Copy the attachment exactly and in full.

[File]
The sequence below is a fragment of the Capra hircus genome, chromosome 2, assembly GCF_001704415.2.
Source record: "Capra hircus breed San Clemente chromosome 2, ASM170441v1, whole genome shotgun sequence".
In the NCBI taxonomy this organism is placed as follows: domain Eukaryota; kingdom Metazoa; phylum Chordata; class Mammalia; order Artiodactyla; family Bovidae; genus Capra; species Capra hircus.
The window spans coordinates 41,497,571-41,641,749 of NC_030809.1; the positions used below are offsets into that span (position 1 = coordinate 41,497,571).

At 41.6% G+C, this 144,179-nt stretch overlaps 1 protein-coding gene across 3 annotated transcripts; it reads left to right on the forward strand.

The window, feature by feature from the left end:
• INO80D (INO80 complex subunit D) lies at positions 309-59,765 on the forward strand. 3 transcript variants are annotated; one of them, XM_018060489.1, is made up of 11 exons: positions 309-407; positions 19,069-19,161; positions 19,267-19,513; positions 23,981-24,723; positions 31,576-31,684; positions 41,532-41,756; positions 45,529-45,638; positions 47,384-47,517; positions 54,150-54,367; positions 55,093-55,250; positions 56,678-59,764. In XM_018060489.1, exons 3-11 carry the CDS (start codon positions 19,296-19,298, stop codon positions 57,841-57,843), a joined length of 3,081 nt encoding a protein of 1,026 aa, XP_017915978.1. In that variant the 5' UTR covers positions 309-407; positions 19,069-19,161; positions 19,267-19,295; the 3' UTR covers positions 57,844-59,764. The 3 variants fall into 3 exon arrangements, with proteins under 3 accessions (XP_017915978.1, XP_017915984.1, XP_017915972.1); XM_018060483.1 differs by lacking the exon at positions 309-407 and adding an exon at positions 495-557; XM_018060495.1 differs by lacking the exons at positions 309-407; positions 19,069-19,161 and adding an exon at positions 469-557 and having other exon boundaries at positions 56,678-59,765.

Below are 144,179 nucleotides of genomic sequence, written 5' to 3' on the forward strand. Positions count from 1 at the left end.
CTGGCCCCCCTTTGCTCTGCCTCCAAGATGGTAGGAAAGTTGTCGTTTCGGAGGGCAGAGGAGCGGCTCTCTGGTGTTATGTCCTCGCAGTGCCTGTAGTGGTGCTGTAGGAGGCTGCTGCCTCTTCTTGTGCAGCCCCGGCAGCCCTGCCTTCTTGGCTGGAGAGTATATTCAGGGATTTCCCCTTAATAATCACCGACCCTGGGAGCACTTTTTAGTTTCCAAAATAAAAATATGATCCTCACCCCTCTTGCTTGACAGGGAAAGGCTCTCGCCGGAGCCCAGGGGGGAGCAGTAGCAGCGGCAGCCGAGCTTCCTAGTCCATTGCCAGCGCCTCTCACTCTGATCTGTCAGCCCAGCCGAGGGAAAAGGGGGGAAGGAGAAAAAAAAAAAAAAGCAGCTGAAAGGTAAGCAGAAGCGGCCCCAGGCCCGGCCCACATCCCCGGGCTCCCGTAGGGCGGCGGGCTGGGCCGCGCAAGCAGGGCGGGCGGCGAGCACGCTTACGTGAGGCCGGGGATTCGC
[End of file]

The sequence below is a fragment of the Capra hircus genome, chromosome 2, assembly GCF_001704415.2.
Source record: "Capra hircus breed San Clemente chromosome 2, ASM170441v1, whole genome shotgun sequence".
In the NCBI taxonomy this organism is placed as follows: domain Eukaryota; kingdom Metazoa; phylum Chordata; class Mammalia; order Artiodactyla; family Bovidae; genus Capra; species Capra hircus.
The window spans coordinates 41,497,571-41,641,749 of NC_030809.1; the positions used below are offsets into that span (position 1 = coordinate 41,497,571).

At 41.6% G+C, this 144,179-nt stretch overlaps 1 protein-coding gene across 3 annotated transcripts; it reads left to right on the forward strand.

The window, feature by feature from the left end:
• INO80D (INO80 complex subunit D) lies at positions 309-59,765 on the forward strand. 3 transcript variants are annotated; one of them, XM_018060489.1, is made up of 11 exons: positions 309-407; positions 19,069-19,161; positions 19,267-19,513; positions 23,981-24,723; positions 31,576-31,684; positions 41,532-41,756; positions 45,529-45,638; positions 47,384-47,517; positions 54,150-54,367; positions 55,093-55,250; positions 56,678-59,764. In XM_018060489.1, exons 3-11 carry the CDS (start codon positions 19,296-19,298, stop codon positions 57,841-57,843), a joined length of 3,081 nt encoding a protein of 1,026 aa, XP_017915978.1. In that variant the 5' UTR covers positions 309-407; positions 19,069-19,161; positions 19,267-19,295; the 3' UTR covers positions 57,844-59,764. The 3 variants fall into 3 exon arrangements, with proteins under 3 accessions (XP_017915978.1, XP_017915984.1, XP_017915972.1); XM_018060483.1 differs by lacking the exon at positions 309-407 and adding an exon at positions 495-557; XM_018060495.1 differs by lacking the exons at positions 309-407; positions 19,069-19,161 and adding an exon at positions 469-557 and having other exon boundaries at positions 56,678-59,765.

Below are 144,179 nucleotides of genomic sequence, written 5' to 3' on the forward strand. Positions count from 1 at the left end.
CTGGCCCCCCTTTGCTCTGCCTCCAAGATGGTAGGAAAGTTGTCGTTTCGGAGGGCAGAGGAGCGGCTCTCTGGTGTTATGTCCTCGCAGTGCCTGTAGTGGTGCTGTAGGAGGCTGCTGCCTCTTCTTGTGCAGCCCCGGCAGCCCTGCCTTCTTGGCTGGAGAGTATATTCAGGGATTTCCCCTTAATAATCACCGACCCTGGGAGCACTTTTTAGTTTCCAAAATAAAAATATGATCCTCACCCCTCTTGCTTGACAGGGAAAGGCTCTCGCCGGAGCCCAGGGGGGAGCAGTAGCAGCGGCAGCCGAGCTTCCTAGTCCATTGCCAGCGCCTCTCACTCTGATCTGTCAGCCCAGCCGAGGGAAAAGGGGGGAAGGAGAAAAAAAAAAAAAAGCAGCTGAAAGGTAAGCAGAAGCGGCCCCAGGCCCGGCCCACATCCCCGGGCTCCCGTAGGGCGGCGGGCTGGGCCGCGCAAGCAGGGCGGGCGGCGAGCACGCTTACGTGAGGCCGGGGATTCGC